On freedom of speech and recent horrors

09 Jan

I have a degree in journalism. And most of all, I have a tremendous passion for it, and for anything word-sy. So the horrors that we witnessed this week in Paris, namely the terror attacks and murders at Charlie Hebdo, left me deeply angry, saddened and to be honest — hopeless. I could not make sense of what has happened and why. I cannot even put into words how it all makes me feel.

I come from a country where freedom of speech and good journalism are as rare as an oasis in a desert. However, what gave me peace at night was that in the civilized world, freedom of speech was a basic right — a building block in every democratic society. In the US, they have the First Amendment for that. And now came a group of terrorists who brutally took away lives of people who used this right. And the hell that is likely to be unleashed is intimidating even to think about! Far-right, anti-immigrant, anti-muslim sentiments have been brewing already for a while across a number of places. I do not believe we as humans have learned from history; to put it in economic terms — we do not Bayesian-update!

But I want to go back to the freedom of speech. How many scandals have been uncovered, how many affairs and wrongdoings revealed just because of the efforts of some courageous people, of some relentless journalist who did their job right? Watergate, the Savings and Loan debacle immediately come to my tipsy mind. Have you seen this old late 80’s- early 90’s sitcom, called Murphy Brown? The plot is around this great TV newswoman Murphy Brown and her coworkers. I love that show because it is so old-school, so sharp, so inspiring, and so filled with wishful thinking. The main character is simply my role model — strong, independent, sharp, brilliant reporter, successful, trailblazing and bulldozing her way through territories forbidden for women, raising her son as a single mother. The show was quite popular, so it got the attention of the then US vice-president Dan Quale, who said that shows like that are the demise of family values because they glorify single motherhood. You get the picture.

Yes, it is just a show, and yes, everything is idealised (and I won’t even get into how much I love The Newsroom because it is so good, I will need to cry). In it, everything is how it is supposed to be. Journalists have dignity, they have courage, they are fighting windmills. And oh, how we can use more modern day heroes and more Don Quixotes right now. But wait, speaking your mind about anything at all should not be something for which you chase giants and windmills, it should be unquestionable. It should not be something someone decides to take your life for. And yet, we still do live in a world where doing your job by speaking your mind, by digging deep and unravelling dirty schemes and mis-giving is likely to cause you your life and endanger your loved ones. This is why journalism is my calling but I did not have the guts to stay back in my home country and do it properly. I do not have the idealism, the courage, the insanity to wholeheartedly, ruthlessly, and relentlessly punish the bad guys — with nothing but words.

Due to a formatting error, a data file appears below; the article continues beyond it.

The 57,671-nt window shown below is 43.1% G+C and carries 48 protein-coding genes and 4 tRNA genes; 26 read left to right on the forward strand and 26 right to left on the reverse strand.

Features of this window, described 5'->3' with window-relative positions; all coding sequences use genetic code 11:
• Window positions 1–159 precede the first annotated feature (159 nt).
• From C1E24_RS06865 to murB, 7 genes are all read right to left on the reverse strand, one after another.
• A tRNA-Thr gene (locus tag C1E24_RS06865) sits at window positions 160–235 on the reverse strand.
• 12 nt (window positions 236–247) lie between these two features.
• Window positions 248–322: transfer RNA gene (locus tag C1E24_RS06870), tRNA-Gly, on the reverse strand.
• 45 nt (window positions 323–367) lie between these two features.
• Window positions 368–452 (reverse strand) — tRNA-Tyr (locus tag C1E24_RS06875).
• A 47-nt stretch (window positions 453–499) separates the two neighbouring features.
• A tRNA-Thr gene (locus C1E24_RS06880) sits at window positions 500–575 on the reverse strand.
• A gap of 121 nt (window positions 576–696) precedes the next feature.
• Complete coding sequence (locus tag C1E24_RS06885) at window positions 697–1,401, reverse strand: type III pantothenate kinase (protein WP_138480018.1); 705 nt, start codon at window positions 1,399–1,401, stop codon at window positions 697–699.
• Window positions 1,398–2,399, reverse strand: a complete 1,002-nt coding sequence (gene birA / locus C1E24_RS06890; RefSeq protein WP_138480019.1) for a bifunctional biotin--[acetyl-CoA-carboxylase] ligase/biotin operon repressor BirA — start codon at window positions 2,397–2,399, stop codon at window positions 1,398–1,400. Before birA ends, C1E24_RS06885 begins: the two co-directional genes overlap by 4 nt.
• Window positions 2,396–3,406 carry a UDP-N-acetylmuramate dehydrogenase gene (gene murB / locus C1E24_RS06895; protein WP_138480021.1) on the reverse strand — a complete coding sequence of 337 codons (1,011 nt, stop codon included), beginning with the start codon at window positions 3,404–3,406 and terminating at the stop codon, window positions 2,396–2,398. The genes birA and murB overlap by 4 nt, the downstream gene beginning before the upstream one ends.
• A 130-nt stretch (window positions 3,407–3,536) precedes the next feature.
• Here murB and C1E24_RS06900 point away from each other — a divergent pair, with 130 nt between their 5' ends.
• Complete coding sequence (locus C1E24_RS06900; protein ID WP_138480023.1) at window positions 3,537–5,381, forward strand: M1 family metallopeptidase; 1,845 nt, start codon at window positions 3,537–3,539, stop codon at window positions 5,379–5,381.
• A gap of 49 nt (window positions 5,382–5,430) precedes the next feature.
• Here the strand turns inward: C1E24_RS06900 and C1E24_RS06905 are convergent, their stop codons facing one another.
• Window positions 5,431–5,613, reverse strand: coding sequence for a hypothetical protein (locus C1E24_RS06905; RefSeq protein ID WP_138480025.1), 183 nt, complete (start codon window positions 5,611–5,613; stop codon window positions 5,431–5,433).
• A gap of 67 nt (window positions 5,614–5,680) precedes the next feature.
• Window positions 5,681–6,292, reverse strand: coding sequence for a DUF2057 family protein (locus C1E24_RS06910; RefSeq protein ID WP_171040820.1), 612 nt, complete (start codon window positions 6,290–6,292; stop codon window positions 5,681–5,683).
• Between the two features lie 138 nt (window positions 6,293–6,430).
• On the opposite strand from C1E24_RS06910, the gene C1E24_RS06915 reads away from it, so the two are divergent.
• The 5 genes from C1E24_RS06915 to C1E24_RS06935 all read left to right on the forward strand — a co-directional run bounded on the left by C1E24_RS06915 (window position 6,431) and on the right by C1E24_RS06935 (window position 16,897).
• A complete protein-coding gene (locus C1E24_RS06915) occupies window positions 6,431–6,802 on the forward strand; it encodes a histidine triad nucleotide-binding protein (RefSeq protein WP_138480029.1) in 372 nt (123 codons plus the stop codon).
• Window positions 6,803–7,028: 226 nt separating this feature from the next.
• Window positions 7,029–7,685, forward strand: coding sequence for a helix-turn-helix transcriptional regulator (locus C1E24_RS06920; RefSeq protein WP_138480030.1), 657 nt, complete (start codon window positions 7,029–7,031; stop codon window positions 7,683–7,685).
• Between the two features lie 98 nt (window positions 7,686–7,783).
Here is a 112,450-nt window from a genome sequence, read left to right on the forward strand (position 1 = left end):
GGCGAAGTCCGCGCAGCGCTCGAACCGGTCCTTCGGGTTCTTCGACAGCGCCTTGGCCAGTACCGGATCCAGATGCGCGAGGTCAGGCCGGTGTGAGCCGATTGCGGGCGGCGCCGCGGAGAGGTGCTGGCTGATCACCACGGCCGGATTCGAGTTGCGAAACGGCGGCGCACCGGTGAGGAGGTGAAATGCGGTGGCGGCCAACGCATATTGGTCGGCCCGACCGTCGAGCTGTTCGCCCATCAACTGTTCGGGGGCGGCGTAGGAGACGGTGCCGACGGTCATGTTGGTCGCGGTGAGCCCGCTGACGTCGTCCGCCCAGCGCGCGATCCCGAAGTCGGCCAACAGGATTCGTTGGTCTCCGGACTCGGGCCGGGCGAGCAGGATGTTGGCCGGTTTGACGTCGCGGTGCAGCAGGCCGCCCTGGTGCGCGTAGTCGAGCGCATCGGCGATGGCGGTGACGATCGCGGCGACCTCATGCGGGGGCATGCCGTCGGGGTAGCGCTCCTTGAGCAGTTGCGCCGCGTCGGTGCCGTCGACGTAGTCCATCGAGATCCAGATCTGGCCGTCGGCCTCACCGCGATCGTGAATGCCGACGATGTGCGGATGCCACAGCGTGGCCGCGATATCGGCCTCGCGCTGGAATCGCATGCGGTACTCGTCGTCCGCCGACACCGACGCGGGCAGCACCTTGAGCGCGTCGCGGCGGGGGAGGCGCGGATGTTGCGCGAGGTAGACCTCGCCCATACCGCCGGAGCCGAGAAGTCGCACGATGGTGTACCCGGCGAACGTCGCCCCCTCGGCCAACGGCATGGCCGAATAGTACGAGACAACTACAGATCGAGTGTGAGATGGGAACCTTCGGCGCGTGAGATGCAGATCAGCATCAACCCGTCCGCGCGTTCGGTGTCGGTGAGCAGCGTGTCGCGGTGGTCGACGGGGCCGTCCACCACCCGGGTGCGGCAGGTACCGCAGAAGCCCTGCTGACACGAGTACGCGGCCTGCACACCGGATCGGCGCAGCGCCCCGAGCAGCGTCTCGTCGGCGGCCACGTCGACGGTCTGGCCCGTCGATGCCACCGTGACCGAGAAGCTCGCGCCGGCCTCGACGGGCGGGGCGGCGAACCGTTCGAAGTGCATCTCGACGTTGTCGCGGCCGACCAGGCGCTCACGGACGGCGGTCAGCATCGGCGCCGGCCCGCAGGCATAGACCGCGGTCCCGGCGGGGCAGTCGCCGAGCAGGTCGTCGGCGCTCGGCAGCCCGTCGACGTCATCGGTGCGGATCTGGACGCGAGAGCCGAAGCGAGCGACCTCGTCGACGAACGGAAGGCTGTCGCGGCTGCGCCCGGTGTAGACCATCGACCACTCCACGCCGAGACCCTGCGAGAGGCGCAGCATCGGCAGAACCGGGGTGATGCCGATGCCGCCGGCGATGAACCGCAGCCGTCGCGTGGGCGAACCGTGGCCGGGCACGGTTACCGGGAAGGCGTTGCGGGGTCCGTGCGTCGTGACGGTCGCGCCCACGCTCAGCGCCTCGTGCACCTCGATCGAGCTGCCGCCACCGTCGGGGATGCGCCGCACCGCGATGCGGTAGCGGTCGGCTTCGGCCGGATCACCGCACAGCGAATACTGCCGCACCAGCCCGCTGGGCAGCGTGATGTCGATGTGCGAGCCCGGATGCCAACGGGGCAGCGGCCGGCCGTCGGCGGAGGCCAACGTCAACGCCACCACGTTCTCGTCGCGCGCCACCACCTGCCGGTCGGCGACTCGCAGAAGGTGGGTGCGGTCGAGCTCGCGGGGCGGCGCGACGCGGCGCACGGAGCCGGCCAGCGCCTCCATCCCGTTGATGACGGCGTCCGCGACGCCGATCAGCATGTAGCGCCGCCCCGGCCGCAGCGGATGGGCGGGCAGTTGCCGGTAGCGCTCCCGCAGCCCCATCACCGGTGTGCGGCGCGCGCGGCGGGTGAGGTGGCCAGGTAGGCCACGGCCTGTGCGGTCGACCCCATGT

Let me finish with quoting a part of Edward R Murrow’s response to the actions of senator MacCarthy:

“We must not confuse dissent with disloyalty. We must remember always that accusation is not proof and that conviction depends upon evidence and due process of law. We will not walk in fear, one of another. We will not be driven by fear into an age of unreason, if we dig deep in our history and our doctrine, and remember that we are not descended from fearful men — not from men who feared to write, to speak, to associate and to defend causes that were, for the moment, unpopular.
This is no time for men who oppose Senator McCarthy’s methods to keep silent, or for those who approve. We can deny our heritage and our history, but we cannot escape responsibility for the result. We proclaim ourselves, as indeed we are, the defenders of freedom, wherever it continues to exist in the world, but we cannot defend freedom abroad by deserting it at home.
The actions of the junior Senator from Wisconsin have caused alarm and dismay amongst our allies abroad, and given considerable comfort to our enemies. And whose fault is that? Not really his. He didn’t create this situation of fear; he merely exploited it — and rather successfully. Cassius was right. “The fault, dear Brutus, is not in our stars, but in ourselves.
Good night, and good luck.”

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Posted by on January 9, 2015 in Freedom of speech


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